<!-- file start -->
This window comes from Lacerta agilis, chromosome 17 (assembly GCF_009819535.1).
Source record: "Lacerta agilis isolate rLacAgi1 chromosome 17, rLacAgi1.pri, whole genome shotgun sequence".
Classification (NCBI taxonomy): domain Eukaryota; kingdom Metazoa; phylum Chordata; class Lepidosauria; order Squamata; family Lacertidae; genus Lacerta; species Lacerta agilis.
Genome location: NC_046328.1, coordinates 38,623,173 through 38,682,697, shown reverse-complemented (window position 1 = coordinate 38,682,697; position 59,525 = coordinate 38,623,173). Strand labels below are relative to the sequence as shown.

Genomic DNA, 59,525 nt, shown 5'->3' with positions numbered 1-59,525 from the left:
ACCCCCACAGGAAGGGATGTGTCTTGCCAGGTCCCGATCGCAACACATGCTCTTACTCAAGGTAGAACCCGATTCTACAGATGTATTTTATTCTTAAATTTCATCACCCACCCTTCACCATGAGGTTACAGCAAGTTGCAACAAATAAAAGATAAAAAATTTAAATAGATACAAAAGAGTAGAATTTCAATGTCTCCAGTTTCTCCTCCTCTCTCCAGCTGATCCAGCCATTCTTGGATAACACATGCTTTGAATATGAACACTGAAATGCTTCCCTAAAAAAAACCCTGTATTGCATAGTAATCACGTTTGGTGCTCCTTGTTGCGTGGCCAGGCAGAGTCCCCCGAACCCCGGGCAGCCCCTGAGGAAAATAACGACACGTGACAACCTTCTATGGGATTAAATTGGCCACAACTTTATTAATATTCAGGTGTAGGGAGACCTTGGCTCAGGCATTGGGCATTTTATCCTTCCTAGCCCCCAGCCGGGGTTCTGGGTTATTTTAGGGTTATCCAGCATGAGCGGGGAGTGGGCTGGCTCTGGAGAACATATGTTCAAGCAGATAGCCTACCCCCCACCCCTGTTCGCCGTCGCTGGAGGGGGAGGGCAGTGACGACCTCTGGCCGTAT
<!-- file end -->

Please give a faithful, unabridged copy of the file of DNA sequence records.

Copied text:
This window comes from Lacerta agilis, chromosome 17 (assembly GCF_009819535.1).
Source record: "Lacerta agilis isolate rLacAgi1 chromosome 17, rLacAgi1.pri, whole genome shotgun sequence".
Classification (NCBI taxonomy): domain Eukaryota; kingdom Metazoa; phylum Chordata; class Lepidosauria; order Squamata; family Lacertidae; genus Lacerta; species Lacerta agilis.
Genome location: NC_046328.1, coordinates 38,623,173 through 38,682,697, shown reverse-complemented (window position 1 = coordinate 38,682,697; position 59,525 = coordinate 38,623,173). Strand labels below are relative to the sequence as shown.

Genomic DNA, 59,525 nt, shown 5'->3' with positions numbered 1-59,525 from the left:
ACCCCCACAGGAAGGGATGTGTCTTGCCAGGTCCCGATCGCAACACATGCTCTTACTCAAGGTAGAACCCGATTCTACAGATGTATTTTATTCTTAAATTTCATCACCCACCCTTCACCATGAGGTTACAGCAAGTTGCAACAAATAAAAGATAAAAAATTTAAATAGATACAAAAGAGTAGAATTTCAATGTCTCCAGTTTCTCCTCCTCTCTCCAGCTGATCCAGCCATTCTTGGATAACACATGCTTTGAATATGAACACTGAAATGCTTCCCTAAAAAAAACCCTGTATTGCATAGTAATCACGTTTGGTGCTCCTTGTTGCGTGGCCAGGCAGAGTCCCCCGAACCCCGGGCAGCCCCTGAGGAAAATAACGACACGTGACAACCTTCTATGGGATTAAATTGGCCACAACTTTATTAATATTCAGGTGTAGGGAGACCTTGGCTCAGGCATTGGGCATTTTATCCTTCCTAGCCCCCAGCCGGGGTTCTGGGTTATTTTAGGGTTATCCAGCATGAGCGGGGAGTGGGCTGGCTCTGGAGAACATATGTTCAAGCAGATAGCCTACCCCCCACCCCTGTTCGCCGTCGCTGGAGGGGGAGGGCAGTGACGACCTCTGGCCGTAT